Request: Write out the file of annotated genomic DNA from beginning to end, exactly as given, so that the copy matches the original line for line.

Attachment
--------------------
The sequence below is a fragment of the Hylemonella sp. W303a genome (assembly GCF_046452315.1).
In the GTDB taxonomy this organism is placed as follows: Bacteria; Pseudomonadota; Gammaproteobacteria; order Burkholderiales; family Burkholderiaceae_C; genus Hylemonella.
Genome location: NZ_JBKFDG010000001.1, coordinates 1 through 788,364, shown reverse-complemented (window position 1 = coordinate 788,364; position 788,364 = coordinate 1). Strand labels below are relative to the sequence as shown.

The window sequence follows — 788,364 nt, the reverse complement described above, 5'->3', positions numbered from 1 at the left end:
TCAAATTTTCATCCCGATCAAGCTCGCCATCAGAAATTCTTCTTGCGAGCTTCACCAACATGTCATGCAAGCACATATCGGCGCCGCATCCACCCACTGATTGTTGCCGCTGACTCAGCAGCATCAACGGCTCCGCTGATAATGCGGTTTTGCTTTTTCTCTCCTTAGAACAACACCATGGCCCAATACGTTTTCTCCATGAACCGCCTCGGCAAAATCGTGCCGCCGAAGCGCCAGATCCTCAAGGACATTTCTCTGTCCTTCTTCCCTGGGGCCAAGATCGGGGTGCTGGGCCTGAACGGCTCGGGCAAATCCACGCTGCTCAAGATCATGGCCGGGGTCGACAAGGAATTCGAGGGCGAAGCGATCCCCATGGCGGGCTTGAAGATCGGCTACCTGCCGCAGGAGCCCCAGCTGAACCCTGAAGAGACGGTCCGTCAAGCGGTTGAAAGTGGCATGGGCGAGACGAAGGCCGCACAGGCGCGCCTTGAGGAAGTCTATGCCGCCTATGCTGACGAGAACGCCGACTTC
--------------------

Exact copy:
The sequence below is a fragment of the Hylemonella sp. W303a genome (assembly GCF_046452315.1).
In the GTDB taxonomy this organism is placed as follows: Bacteria; Pseudomonadota; Gammaproteobacteria; order Burkholderiales; family Burkholderiaceae_C; genus Hylemonella.
Genome location: NZ_JBKFDG010000001.1, coordinates 1 through 788,364, shown reverse-complemented (window position 1 = coordinate 788,364; position 788,364 = coordinate 1). Strand labels below are relative to the sequence as shown.

The window sequence follows — 788,364 nt, the reverse complement described above, 5'->3', positions numbered from 1 at the left end:
TCAAATTTTCATCCCGATCAAGCTCGCCATCAGAAATTCTTCTTGCGAGCTTCACCAACATGTCATGCAAGCACATATCGGCGCCGCATCCACCCACTGATTGTTGCCGCTGACTCAGCAGCATCAACGGCTCCGCTGATAATGCGGTTTTGCTTTTTCTCTCCTTAGAACAACACCATGGCCCAATACGTTTTCTCCATGAACCGCCTCGGCAAAATCGTGCCGCCGAAGCGCCAGATCCTCAAGGACATTTCTCTGTCCTTCTTCCCTGGGGCCAAGATCGGGGTGCTGGGCCTGAACGGCTCGGGCAAATCCACGCTGCTCAAGATCATGGCCGGGGTCGACAAGGAATTCGAGGGCGAAGCGATCCCCATGGCGGGCTTGAAGATCGGCTACCTGCCGCAGGAGCCCCAGCTGAACCCTGAAGAGACGGTCCGTCAAGCGGTTGAAAGTGGCATGGGCGAGACGAAGGCCGCACAGGCGCGCCTTGAGGAAGTCTATGCCGCCTATGCTGACGAGAACGCCGACTTC